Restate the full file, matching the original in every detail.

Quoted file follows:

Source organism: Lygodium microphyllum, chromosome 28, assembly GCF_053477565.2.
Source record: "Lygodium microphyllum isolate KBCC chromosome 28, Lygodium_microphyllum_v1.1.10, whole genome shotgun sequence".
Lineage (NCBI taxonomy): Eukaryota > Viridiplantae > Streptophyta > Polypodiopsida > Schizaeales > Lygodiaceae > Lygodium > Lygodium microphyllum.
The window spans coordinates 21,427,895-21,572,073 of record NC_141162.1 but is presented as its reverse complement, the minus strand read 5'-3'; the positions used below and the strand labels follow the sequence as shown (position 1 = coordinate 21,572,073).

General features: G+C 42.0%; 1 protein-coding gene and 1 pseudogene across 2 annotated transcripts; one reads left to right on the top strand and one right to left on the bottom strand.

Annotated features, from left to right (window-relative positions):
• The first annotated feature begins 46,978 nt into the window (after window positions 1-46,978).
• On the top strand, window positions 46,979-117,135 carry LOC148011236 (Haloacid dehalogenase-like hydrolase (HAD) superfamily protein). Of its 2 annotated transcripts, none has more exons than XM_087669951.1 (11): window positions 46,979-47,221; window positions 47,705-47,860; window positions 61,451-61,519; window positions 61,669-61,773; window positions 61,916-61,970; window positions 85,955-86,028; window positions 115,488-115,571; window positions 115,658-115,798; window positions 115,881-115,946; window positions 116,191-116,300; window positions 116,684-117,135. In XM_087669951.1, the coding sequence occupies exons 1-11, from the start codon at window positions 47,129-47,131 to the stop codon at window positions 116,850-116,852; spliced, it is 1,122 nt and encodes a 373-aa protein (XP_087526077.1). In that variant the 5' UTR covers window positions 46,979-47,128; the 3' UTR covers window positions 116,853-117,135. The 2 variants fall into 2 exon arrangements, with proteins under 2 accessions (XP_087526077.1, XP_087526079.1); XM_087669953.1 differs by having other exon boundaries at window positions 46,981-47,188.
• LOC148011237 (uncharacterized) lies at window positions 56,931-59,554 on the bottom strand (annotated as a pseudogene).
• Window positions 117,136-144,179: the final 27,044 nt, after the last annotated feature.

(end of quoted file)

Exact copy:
Source organism: Lygodium microphyllum, chromosome 28, assembly GCF_053477565.2.
Source record: "Lygodium microphyllum isolate KBCC chromosome 28, Lygodium_microphyllum_v1.1.10, whole genome shotgun sequence".
Lineage (NCBI taxonomy): Eukaryota > Viridiplantae > Streptophyta > Polypodiopsida > Schizaeales > Lygodiaceae > Lygodium > Lygodium microphyllum.
The window spans coordinates 21,427,895-21,572,073 of record NC_141162.1 but is presented as its reverse complement, the minus strand read 5'-3'; the positions used below and the strand labels follow the sequence as shown (position 1 = coordinate 21,572,073).

General features: G+C 42.0%; 1 protein-coding gene and 1 pseudogene across 2 annotated transcripts; one reads left to right on the top strand and one right to left on the bottom strand.

Annotated features, from left to right (window-relative positions):
• The first annotated feature begins 46,978 nt into the window (after window positions 1-46,978).
• On the top strand, window positions 46,979-117,135 carry LOC148011236 (Haloacid dehalogenase-like hydrolase (HAD) superfamily protein). Of its 2 annotated transcripts, none has more exons than XM_087669951.1 (11): window positions 46,979-47,221; window positions 47,705-47,860; window positions 61,451-61,519; window positions 61,669-61,773; window positions 61,916-61,970; window positions 85,955-86,028; window positions 115,488-115,571; window positions 115,658-115,798; window positions 115,881-115,946; window positions 116,191-116,300; window positions 116,684-117,135. In XM_087669951.1, the coding sequence occupies exons 1-11, from the start codon at window positions 47,129-47,131 to the stop codon at window positions 116,850-116,852; spliced, it is 1,122 nt and encodes a 373-aa protein (XP_087526077.1). In that variant the 5' UTR covers window positions 46,979-47,128; the 3' UTR covers window positions 116,853-117,135. The 2 variants fall into 2 exon arrangements, with proteins under 2 accessions (XP_087526077.1, XP_087526079.1); XM_087669953.1 differs by having other exon boundaries at window positions 46,981-47,188.
• LOC148011237 (uncharacterized) lies at window positions 56,931-59,554 on the bottom strand (annotated as a pseudogene).
• Window positions 117,136-144,179: the final 27,044 nt, after the last annotated feature.